|1||Sleep for Dinner||1:36|
|2||Bedroom Track (Carrie)||3:14|
|10||Sleep for Dinner (Reprise)||0:55|
The debut album from Erin Anne, Tough Love is an unruly yet elegant collage of all the elements that make up her musical vocabulary: wildly shredded riffs and lo-fi acoustic ramblings, punk-rock energy and folky austerity, new-wave whimsy and high-flown pop theatrics. With a narrative voice at turns thoughtful and rebellious, confrontational and shy, the L.A.-based singer/songwriter presents a body of work that bravely documents the slow and strange process of becoming yourself.
Co-produced with Alex Rogers (Family Hahas, Tambourines), Tough Love offers a potent introduction to Erin’s kaleidoscopic musicality and infinitely unpredictable guitar work. In bringing the album to life, the two collaborators drew from an earlier version of Tough Love self-released by Erin in early 2019, re-recording each song with live drums and Rogers’s lavish collection of analog synths. With Erin playing every instrument except drums, Tough Love bears an expansive sonic palette wholly suited to its emotional thrust—a state of mind she encapsulates as “standing in the doorway between presents you’ve grown out of and futures you’re afraid you’re too small for, and using music as the catalyst to take those steps into the unknown.” An album charged with restless intensity, Tough Love reaches a glorious peak on its title track, a song initially informed by Erin’s experience in earning her Ph.D. in musicology at UCLA. “Being a woman in academia can be exhausting,” says Erin. “‘Tough Love’ started when I came from a day at seminar when I was trying to make a very simple point and couldn’t get a word out—I was incredibly frustrated, and tried to write a vaguely ’80s, “9 to 5”-style song that would feel good to Jazzercise to.” But as the track took shape, “Tough Love” eventually morphed into a massive anthem, a thrillingly cathartic refusal to let her voice go unheard.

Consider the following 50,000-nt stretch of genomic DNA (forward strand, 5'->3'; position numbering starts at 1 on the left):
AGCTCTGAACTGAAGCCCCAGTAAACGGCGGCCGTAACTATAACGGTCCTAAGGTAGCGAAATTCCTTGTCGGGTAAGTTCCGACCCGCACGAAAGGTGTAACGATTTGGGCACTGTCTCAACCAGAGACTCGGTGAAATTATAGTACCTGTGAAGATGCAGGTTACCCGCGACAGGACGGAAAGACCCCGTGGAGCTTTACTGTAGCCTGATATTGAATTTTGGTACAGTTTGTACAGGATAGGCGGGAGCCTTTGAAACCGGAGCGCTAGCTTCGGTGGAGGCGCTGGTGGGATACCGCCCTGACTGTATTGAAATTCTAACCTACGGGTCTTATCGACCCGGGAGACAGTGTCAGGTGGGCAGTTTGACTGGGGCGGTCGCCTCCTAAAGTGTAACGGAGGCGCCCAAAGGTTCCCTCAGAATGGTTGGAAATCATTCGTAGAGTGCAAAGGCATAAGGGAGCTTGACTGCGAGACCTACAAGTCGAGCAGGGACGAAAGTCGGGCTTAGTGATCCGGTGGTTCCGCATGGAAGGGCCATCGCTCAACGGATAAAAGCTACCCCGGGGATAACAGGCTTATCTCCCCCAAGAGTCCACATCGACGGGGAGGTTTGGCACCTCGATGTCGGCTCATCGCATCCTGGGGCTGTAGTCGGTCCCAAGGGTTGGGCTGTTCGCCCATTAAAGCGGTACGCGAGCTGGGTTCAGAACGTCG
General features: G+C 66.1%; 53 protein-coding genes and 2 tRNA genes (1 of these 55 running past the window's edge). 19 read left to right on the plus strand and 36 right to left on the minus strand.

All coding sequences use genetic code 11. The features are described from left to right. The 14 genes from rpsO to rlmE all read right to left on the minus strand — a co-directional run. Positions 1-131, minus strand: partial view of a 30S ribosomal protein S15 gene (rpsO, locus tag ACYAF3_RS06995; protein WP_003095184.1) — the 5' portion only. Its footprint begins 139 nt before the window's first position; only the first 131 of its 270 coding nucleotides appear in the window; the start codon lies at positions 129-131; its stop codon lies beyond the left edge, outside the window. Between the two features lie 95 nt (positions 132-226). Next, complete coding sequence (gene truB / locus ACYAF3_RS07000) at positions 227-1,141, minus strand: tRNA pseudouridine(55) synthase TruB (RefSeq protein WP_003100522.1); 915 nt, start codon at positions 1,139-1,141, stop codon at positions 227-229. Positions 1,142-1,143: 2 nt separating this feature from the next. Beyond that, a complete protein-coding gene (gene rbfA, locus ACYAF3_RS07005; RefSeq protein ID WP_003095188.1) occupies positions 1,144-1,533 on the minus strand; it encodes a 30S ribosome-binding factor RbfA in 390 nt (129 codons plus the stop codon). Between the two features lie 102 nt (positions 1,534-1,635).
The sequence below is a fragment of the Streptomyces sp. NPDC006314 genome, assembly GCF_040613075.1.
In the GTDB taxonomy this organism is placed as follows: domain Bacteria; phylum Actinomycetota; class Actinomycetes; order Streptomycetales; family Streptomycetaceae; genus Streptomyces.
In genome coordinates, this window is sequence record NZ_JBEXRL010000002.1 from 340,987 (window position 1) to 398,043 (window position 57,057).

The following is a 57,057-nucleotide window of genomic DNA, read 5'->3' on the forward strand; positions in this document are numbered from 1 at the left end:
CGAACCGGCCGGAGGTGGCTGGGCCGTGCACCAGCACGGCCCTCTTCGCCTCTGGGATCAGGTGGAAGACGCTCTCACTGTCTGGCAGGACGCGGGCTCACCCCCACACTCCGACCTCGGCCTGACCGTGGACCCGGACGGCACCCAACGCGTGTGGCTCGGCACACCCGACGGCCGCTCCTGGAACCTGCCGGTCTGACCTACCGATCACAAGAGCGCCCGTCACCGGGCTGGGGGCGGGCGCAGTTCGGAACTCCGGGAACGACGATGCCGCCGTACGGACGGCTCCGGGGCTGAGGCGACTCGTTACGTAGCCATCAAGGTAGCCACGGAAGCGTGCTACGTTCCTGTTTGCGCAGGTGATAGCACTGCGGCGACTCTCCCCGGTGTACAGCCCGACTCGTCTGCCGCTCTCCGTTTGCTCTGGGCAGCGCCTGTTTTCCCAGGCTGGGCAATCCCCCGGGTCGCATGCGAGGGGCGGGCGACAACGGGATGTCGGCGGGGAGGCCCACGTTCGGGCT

On the track “Bedroom Track (Carrie),” Erin transforms sentences lifted from Carrie Brownstein’s 2015 memoir Hunger Makes Me A Modern Girl to deliver a “personal manifesto about wanting things—a very specifically female/queer kind of wanting.” The album’s hypnotic centerpiece, “Gaslighter,” which explores the confusion of abuse, is simultaneously jarring, mesmerizing, and oddly transcendent.
During her undergrad studies at Bowdoin College, Erin experienced a life-changing revelation upon viewing the Kathleen Hanna documentary The Punk Singer for a course on gender, sexuality, and popular music. “I grew up in New Jersey where everybody played lacrosse and I had very limited access to anything remotely queer, which meant I’d never heard of riot grrrl before,” she says. Not long afterward, Erin formed a riot grrrl band named the Navel Gazers, and began performing her own material for the first time. After graduating from Bowdoin, Erin moved to Portland, Maine, where she started a solo project called REGI RKT (a nod to a zine-making, feminist, street-hockey-playing character from the Nickelodeon cartoon “Rocket Power”), then put out an EP titled Vulnrubble in 2017. Her first release under her own name, the original version of Tough Love arrived in June 2019, and soon landed her a deal with Carpark Records.
In releasing her newly reimagined take on Tough Love, in all its frenetic grandeur, Erin hopes that the album might leave her audience with a sense of wholeness similar to what she found in its creation—an adventure she describes as “a journey to becoming a more comfortable self.”